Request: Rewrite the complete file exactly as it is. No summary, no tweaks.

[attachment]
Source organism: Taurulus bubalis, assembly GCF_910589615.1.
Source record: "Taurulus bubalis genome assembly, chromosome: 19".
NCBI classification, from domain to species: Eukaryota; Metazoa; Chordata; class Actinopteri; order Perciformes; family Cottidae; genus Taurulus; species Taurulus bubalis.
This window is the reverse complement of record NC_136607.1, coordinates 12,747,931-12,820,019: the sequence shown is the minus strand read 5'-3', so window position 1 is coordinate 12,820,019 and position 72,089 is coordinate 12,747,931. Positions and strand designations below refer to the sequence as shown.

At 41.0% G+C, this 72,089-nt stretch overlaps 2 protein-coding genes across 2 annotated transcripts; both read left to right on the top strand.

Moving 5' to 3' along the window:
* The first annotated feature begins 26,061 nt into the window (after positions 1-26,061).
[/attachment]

Source organism: Taurulus bubalis, assembly GCF_910589615.1.
Source record: "Taurulus bubalis genome assembly, chromosome: 19".
NCBI classification, from domain to species: Eukaryota; Metazoa; Chordata; class Actinopteri; order Perciformes; family Cottidae; genus Taurulus; species Taurulus bubalis.
This window is the reverse complement of record NC_136607.1, coordinates 12,747,931-12,820,019: the sequence shown is the minus strand read 5'-3', so window position 1 is coordinate 12,820,019 and position 72,089 is coordinate 12,747,931. Positions and strand designations below refer to the sequence as shown.

At 41.0% G+C, this 72,089-nt stretch overlaps 2 protein-coding genes across 2 annotated transcripts; both read left to right on the top strand.

Moving 5' to 3' along the window:
* The first annotated feature begins 26,061 nt into the window (after positions 1-26,061).